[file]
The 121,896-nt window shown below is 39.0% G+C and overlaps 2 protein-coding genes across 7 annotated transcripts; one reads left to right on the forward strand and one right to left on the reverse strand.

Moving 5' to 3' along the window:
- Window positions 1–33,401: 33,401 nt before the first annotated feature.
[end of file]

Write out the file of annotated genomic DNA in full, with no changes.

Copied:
The 121,896-nt window shown below is 39.0% G+C and overlaps 2 protein-coding genes across 7 annotated transcripts; one reads left to right on the forward strand and one right to left on the reverse strand.

Moving 5' to 3' along the window:
- Window positions 1–33,401: 33,401 nt before the first annotated feature.